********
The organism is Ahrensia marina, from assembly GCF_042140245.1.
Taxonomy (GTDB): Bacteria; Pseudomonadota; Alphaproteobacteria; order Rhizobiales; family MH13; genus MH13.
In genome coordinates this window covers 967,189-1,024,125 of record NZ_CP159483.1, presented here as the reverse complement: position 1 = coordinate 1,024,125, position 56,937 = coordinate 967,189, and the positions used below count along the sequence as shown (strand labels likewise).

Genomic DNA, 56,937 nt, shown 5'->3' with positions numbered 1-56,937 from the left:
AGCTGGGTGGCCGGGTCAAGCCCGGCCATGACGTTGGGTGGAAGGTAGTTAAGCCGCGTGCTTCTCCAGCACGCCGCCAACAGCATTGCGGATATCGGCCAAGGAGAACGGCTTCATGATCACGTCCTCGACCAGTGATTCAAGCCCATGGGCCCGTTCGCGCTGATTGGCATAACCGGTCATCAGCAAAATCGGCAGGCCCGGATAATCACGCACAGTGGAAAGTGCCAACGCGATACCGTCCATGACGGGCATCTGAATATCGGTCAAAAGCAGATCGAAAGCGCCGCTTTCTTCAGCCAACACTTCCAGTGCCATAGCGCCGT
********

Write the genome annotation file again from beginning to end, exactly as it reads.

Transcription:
The organism is Ahrensia marina, from assembly GCF_042140245.1.
Taxonomy (GTDB): Bacteria; Pseudomonadota; Alphaproteobacteria; order Rhizobiales; family MH13; genus MH13.
In genome coordinates this window covers 967,189-1,024,125 of record NZ_CP159483.1, presented here as the reverse complement: position 1 = coordinate 1,024,125, position 56,937 = coordinate 967,189, and the positions used below count along the sequence as shown (strand labels likewise).

Genomic DNA, 56,937 nt, shown 5'->3' with positions numbered 1-56,937 from the left:
AGCTGGGTGGCCGGGTCAAGCCCGGCCATGACGTTGGGTGGAAGGTAGTTAAGCCGCGTGCTTCTCCAGCACGCCGCCAACAGCATTGCGGATATCGGCCAAGGAGAACGGCTTCATGATCACGTCCTCGACCAGTGATTCAAGCCCATGGGCCCGTTCGCGCTGATTGGCATAACCGGTCATCAGCAAAATCGGCAGGCCCGGATAATCACGCACAGTGGAAAGTGCCAACGCGATACCGTCCATGACGGGCATCTGAATATCGGTCAAAAGCAGATCGAAAGCGCCGCTTTCTTCAGCCAACACTTCCAGTGCCATAGCGCCGT